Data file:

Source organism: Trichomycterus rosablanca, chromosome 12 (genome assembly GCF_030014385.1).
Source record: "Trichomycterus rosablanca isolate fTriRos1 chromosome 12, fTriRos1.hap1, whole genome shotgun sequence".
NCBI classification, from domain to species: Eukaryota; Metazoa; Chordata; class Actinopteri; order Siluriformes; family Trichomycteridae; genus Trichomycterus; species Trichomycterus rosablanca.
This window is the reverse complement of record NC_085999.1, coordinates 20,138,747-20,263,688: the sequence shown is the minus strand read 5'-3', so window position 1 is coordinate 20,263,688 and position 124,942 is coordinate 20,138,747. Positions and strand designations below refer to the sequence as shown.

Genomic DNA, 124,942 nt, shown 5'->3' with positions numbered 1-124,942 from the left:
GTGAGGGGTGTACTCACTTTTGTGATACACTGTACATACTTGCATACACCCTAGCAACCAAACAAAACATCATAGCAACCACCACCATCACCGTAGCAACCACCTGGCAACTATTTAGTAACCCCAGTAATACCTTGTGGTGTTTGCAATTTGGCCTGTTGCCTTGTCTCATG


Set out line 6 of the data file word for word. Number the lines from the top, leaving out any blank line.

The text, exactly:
GTGAGGGGTGTACTCACTTTTGTGATACACTGTACATACTTGCATACACCCTAGCAACCAAACAAAACATCATAGCAACCACCACCATCACCGTAGCAACCACCTGGCAACTATTTAGTAACCCCAGTAATACCTTGTGGTGTTTGCAATTTGGCCTGTTGCCTTGTCTCATG